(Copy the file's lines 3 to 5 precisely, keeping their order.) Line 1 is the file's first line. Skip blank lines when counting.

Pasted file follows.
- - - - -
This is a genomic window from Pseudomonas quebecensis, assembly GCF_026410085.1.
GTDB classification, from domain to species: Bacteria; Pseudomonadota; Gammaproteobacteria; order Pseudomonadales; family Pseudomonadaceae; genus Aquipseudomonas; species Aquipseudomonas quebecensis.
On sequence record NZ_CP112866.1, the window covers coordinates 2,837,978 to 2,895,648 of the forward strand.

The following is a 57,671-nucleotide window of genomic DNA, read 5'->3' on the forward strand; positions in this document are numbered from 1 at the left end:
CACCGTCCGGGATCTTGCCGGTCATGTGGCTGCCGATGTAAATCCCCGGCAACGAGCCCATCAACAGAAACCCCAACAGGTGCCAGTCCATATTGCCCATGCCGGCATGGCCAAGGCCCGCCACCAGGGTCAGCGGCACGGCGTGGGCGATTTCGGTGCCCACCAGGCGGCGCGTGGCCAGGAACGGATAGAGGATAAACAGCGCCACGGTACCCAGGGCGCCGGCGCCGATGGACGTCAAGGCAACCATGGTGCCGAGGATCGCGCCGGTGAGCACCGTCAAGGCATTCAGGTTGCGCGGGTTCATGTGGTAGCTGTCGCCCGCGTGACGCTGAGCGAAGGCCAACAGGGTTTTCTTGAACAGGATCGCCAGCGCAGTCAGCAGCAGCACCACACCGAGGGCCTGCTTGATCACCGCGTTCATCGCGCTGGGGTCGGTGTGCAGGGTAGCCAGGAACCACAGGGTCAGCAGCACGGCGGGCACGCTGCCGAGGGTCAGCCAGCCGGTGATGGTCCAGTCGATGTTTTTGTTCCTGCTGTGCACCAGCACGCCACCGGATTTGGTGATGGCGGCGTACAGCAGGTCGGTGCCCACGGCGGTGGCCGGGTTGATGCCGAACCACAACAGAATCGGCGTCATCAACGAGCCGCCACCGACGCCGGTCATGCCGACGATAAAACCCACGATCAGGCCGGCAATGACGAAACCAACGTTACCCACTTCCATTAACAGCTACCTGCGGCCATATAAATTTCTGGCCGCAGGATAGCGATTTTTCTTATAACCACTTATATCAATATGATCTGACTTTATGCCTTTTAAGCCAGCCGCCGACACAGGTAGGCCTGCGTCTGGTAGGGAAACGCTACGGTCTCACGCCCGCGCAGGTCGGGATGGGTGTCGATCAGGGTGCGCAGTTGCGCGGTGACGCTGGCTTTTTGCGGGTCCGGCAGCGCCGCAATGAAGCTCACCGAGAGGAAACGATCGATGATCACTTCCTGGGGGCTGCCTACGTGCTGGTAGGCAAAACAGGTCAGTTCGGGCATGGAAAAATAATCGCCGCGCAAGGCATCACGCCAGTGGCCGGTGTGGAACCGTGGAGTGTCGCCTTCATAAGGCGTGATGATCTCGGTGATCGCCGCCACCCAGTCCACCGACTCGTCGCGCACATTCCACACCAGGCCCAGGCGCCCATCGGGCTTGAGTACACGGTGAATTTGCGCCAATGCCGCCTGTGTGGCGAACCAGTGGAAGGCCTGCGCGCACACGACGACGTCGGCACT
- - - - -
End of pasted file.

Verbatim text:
On sequence record NZ_CP112866.1, the window covers coordinates 2,837,978 to 2,895,648 of the forward strand.

The following is a 57,671-nucleotide window of genomic DNA, read 5'->3' on the forward strand; positions in this document are numbered from 1 at the left end:
CACCGTCCGGGATCTTGCCGGTCATGTGGCTGCCGATGTAAATCCCCGGCAACGAGCCCATCAACAGAAACCCCAACAGGTGCCAGTCCATATTGCCCATGCCGGCATGGCCAAGGCCCGCCACCAGGGTCAGCGGCACGGCGTGGGCGATTTCGGTGCCCACCAGGCGGCGCGTGGCCAGGAACGGATAGAGGATAAACAGCGCCACGGTACCCAGGGCGCCGGCGCCGATGGACGTCAAGGCAACCATGGTGCCGAGGATCGCGCCGGTGAGCACCGTCAAGGCATTCAGGTTGCGCGGGTTCATGTGGTAGCTGTCGCCCGCGTGACGCTGAGCGAAGGCCAACAGGGTTTTCTTGAACAGGATCGCCAGCGCAGTCAGCAGCAGCACCACACCGAGGGCCTGCTTGATCACCGCGTTCATCGCGCTGGGGTCGGTGTGCAGGGTAGCCAGGAACCACAGGGTCAGCAGCACGGCGGGCACGCTGCCGAGGGTCAGCCAGCCGGTGATGGTCCAGTCGATGTTTTTGTTCCTGCTGTGCACCAGCACGCCACCGGATTTGGTGATGGCGGCGTACAGCAGGTCGGTGCCCACGGCGGTGGCCGGGTTGATGCCGAACCACAACAGAATCGGCGTCATCAACGAGCCGCCACCGACGCCGGTCATGCCGACGATAAAACCCACGATCAGGCCGGCAATGACGAAACCAACGTTACCCACTTCCATTAACAGCTACCTGCGGCCATATAAATTTCTGGCCGCAGGATAGCGATTTTTCTTATAACCACTTATATCAATATGATCTGACTTTATGCCTTTTAAGCCAGCCGCCGACACAGGTAGGCCTGCGTCTGGTAGGGAAACGCTACGGTCTCACGCCCGCGCAGGTCGGGATGGGTGTCGATCAGGGTGCGCAGTTGCGCGGTGACGCTGGCTTTTTGCGGGTCCGGCAGCGCCGCAATGAAGCTCACCGAGAGGAAACGATCGATGATCACTTCCTGGGGGCTGCCTACGTGCTGGTAGGCAAAACAGGTCAGTTCGGGCATGGAAAAATAATCGCCGCGCAAGGCATCACGCCAGTGGCCGGTGTGGAACCGTGGAGTGTCGCCTTCATAAGGCGTGATGATCTCGGTGATCGCCGCCACCCAGTCCACCGACTCGTCGCGCACATTCCACACCAGGCCCAGGCGCCCATCGGGCTTGAGTACACGGTGAATTTGCGCCAATGCCGCCTGTGTGGCGAACCAGTGGAAGGCCTGCGCGCACACGACGACGTCGGCACT